There is absolutely no reason you can't do what you wish within your games or maybe have additional options not covered by the rules. But to coexist, they likely include additional risk/complications.
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Re: The other kind of piracy

Postby CosmicGamer » Fri Apr 17, 2015 2:13 pm

dzanis wrote: From what I gather, if the PCs actual get their hands on "Installer" software (for example - stealing it from dealer) then they can put it on many ships, right?

P.S. Disclaimer: I'm not an IT guy, and may have misused some of terminology.
There may be (to me, logically will be due to the books listed cost for such software) measures in place to help reduce the risk of such.

Numerous possibilities based on what we know now but also things unimaginable today. For example
- Like I suggested before, hardware may be needed in addition to the software at installation time. It could have unique integrated identifiers. Like every networking device made today is supposed to have a unique hardware MAC address. So maybe you need to steal some hardware too. But this "uniqueness"is registered/owned and tracked so it will be reported stolen. Use some electronics skill to modify it? Maybe reuse the unique identifier from another ship and hope the duplicate isn't discovered? Maybe hack the database that keeps track of the unique identifiers? Bribe someone to get what is needed done? As almost is the situation, there are multiple ways to tackle a problem.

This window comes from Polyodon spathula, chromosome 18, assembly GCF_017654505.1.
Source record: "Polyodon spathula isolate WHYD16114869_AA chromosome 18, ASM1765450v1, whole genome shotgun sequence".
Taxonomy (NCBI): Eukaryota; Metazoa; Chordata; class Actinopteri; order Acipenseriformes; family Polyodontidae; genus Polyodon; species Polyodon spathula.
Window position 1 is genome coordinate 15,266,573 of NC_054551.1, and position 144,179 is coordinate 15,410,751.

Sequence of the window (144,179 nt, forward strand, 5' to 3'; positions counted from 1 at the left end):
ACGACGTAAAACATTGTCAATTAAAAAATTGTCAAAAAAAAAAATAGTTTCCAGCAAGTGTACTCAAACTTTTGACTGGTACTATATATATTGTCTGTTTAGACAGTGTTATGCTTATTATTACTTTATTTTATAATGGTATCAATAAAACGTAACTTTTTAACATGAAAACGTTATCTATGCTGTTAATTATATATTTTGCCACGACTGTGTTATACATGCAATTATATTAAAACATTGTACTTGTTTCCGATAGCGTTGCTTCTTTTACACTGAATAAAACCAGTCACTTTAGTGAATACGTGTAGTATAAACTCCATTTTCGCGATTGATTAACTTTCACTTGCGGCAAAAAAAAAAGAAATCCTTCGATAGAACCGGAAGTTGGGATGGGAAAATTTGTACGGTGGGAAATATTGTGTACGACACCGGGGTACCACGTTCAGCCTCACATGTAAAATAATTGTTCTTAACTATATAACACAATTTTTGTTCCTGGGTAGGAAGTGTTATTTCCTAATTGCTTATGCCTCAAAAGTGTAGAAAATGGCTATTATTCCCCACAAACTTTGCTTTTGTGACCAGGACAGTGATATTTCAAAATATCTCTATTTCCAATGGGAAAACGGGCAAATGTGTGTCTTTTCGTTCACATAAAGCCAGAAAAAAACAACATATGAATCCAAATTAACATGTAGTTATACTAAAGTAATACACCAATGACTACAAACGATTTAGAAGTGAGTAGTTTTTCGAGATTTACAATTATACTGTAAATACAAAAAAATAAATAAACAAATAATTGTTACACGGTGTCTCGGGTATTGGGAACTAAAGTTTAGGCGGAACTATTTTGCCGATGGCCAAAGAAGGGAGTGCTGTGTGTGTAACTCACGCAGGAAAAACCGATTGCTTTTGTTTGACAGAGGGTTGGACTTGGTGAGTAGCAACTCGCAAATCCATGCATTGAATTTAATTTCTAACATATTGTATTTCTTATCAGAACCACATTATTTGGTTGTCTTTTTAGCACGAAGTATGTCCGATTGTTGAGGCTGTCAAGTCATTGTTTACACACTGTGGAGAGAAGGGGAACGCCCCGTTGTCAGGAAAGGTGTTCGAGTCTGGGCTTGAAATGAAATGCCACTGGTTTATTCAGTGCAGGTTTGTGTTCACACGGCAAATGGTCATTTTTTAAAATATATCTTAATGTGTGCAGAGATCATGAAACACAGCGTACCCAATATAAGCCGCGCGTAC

- Maybe a "password" is needed to authenticate installation. No not "password123!". It could be the following, and likely a combination of several as well as futuristic things we can't imagine yet. Rotating password system that is hard to hack. Scanning an employee ID. Needs and records biometrics of the installer. Might need two or more authorized representatives to enter authorization.
- May need to "connect" with an authorizing/verifying source to get installation codes.
- May need to register the installation with some authority (starport authority?) that tracks and verifies such. Ship such and such with registered transponder such and such has passed certification with Jump software such and such...

Not saying it is impossible, just that lots of time, money, extremely talented people and other resources were probably put into making sure the gazillion credits of software revenue is protected. It probably should require appropriate (in the eye of the GM) time, financial, technology, talent, equipment, and risk to overcome.

For starters, people are likely not even going to know where to even start in overcoming all the obstacles without insider information. The players/characters may very well think all they need to do is steal some installation disks, installation hardware, and hack or otherwise acquire some passwords but...